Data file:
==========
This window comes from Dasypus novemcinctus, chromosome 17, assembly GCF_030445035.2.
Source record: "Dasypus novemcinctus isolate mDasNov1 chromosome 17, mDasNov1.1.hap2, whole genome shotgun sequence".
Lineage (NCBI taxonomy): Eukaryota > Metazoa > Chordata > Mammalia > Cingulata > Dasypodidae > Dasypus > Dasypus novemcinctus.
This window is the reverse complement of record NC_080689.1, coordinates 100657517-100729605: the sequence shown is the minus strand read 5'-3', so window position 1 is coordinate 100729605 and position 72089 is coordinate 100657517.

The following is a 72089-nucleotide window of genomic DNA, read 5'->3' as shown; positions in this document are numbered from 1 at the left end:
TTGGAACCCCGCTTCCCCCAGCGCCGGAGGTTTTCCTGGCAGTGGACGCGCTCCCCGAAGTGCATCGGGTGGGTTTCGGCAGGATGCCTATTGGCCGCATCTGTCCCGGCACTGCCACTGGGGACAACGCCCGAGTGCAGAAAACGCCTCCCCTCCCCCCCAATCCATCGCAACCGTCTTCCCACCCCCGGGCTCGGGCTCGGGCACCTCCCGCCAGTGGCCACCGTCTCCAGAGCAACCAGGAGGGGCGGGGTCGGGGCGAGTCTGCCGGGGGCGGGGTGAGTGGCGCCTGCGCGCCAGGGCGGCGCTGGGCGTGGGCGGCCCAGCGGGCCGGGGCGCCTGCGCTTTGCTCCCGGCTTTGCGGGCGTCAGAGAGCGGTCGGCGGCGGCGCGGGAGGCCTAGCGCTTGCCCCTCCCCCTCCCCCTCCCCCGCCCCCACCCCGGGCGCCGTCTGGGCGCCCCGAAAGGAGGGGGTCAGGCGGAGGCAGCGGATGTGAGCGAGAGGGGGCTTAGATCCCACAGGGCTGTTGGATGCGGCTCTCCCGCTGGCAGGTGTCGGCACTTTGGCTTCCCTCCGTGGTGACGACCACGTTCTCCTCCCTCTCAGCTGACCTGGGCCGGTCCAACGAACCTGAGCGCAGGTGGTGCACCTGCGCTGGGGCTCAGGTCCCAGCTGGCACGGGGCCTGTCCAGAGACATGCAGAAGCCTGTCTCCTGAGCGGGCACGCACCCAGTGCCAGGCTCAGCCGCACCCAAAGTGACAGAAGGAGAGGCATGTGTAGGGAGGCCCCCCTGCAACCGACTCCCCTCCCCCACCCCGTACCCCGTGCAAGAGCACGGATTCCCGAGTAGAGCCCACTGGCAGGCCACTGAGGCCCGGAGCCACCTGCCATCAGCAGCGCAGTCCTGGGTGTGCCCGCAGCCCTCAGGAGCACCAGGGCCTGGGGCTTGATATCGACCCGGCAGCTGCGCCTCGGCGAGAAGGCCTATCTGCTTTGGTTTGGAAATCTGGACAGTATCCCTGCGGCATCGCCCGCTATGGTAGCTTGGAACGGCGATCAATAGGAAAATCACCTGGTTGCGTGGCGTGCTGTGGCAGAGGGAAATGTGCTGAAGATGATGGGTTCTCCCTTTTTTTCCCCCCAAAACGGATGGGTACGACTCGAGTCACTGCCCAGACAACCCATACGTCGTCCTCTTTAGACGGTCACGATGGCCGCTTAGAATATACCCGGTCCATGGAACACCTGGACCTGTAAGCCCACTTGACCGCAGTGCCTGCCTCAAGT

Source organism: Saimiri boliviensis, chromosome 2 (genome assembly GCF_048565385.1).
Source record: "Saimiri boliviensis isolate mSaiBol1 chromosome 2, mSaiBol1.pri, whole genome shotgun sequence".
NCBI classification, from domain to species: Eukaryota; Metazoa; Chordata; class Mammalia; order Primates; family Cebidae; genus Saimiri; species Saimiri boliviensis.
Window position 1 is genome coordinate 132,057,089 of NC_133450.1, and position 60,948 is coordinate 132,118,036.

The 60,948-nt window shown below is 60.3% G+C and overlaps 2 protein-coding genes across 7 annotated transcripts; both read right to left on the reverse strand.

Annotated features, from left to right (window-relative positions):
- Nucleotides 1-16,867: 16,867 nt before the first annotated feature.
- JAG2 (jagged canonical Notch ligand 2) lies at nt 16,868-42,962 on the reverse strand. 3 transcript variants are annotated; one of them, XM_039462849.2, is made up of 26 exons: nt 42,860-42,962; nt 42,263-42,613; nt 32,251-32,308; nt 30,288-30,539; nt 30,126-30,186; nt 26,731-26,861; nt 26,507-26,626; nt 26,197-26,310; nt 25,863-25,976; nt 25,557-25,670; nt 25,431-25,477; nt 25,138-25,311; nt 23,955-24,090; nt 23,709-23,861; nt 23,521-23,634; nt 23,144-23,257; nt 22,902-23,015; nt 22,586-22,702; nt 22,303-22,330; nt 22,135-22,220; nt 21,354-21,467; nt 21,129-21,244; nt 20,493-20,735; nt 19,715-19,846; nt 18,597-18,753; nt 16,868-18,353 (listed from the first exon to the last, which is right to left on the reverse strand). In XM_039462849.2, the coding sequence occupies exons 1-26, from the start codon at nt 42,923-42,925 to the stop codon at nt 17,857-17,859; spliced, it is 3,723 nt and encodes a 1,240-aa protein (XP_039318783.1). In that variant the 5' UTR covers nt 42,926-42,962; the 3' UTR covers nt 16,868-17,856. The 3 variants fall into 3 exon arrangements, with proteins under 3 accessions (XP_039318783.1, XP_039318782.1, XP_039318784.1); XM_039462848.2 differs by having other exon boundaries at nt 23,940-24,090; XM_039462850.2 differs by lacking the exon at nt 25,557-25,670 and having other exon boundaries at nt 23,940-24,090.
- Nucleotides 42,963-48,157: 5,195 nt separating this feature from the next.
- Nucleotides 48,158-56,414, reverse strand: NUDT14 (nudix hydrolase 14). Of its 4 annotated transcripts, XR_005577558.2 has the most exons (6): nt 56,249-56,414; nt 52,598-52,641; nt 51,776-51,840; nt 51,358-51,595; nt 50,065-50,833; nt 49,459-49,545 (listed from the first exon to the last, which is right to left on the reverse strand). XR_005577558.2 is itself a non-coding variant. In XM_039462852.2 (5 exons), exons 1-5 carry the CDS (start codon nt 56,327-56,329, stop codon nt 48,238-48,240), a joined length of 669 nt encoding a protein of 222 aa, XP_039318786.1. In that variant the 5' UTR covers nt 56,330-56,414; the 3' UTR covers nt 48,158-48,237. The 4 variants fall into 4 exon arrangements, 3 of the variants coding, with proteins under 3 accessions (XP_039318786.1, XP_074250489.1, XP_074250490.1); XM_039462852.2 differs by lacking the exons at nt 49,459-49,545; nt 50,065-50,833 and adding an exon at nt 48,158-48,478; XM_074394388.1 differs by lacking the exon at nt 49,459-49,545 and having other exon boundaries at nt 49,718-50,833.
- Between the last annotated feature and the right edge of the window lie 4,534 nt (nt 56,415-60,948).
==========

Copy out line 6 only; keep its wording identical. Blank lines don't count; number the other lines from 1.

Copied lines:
TTGGAACCCCGCTTCCCCCAGCGCCGGAGGTTTTCCTGGCAGTGGACGCGCTCCCCGAAGTGCATCGGGTGGGTTTCGGCAGGATGCCTATTGGCCGCATCTGTCCCGGCACTGCCACTGGGGACAACGCCCGAGTGCAGAAAACGCCTCCCCTCCCCCCCAATCCATCGCAACCGTCTTCCCACCCCCGGGCTCGGGCTCGGGCACCTCCCGCCAGTGGCCACCGTCTCCAGAGCAACCAGGAGGGGCGGGGTCGGGGCGAGTCTGCCGGGGGCGGGGTGAGTGGCGCCTGCGCGCCAGGGCGGCGCTGGGCGTGGGCGGCCCAGCGGGCCGGGGCGCCTGCGCTTTGCTCCCGGCTTTGCGGGCGTCAGAGAGCGGTCGGCGGCGGCGCGGGAGGCCTAGCGCTTGCCCCTCCCCCTCCCCCTCCCCCGCCCCCACCCCGGGCGCCGTCTGGGCGCCCCGAAAGGAGGGGGTCAGGCGGAGGCAGCGGATGTGAGCGAGAGGGGGCTTAGATCCCACAGGGCTGTTGGATGCGGCTCTCCCGCTGGCAGGTGTCGGCACTTTGGCTTCCCTCCGTGGTGACGACCACGTTCTCCTCCCTCTCAGCTGACCTGGGCCGGTCCAACGAACCTGAGCGCAGGTGGTGCACCTGCGCTGGGGCTCAGGTCCCAGCTGGCACGGGGCCTGTCCAGAGACATGCAGAAGCCTGTCTCCTGAGCGGGCACGCACCCAGTGCCAGGCTCAGCCGCACCCAAAGTGACAGAAGGAGAGGCATGTGTAGGGAGGCCCCCCTGCAACCGACTCCCCTCCCCCACCCCGTACCCCGTGCAAGAGCACGGATTCCCGAGTAGAGCCCACTGGCAGGCCACTGAGGCCCGGAGCCACCTGCCATCAGCAGCGCAGTCCTGGGTGTGCCCGCAGCCCTCAGGAGCACCAGGGCCTGGGGCTTGATATCGACCCGGCAGCTGCGCCTCGGCGAGAAGGCCTATCTGCTTTGGTTTGGAAATCTGGACAGTATCCCTGCGGCATCGCCCGCTATGGTAGCTTGGAACGGCGATCAATAGGAAAATCACCTGGTTGCGTGGCGTGCTGTGGCAGAGGGAAATGTGCTGAAGATGATGGGTTCTCCCTTTTTTTCCCCCCAAAACGGATGGGTACGACTCGAGTCACTGCCCAGACAACCCATACGTCGTCCTCTTTAGACGGTCACGATGGCCGCTTAGAATATACCCGGTCCATGGAACACCTGGACCTGTAAGCCCACTTGACCGCAGTGCCTGCCTCAAGT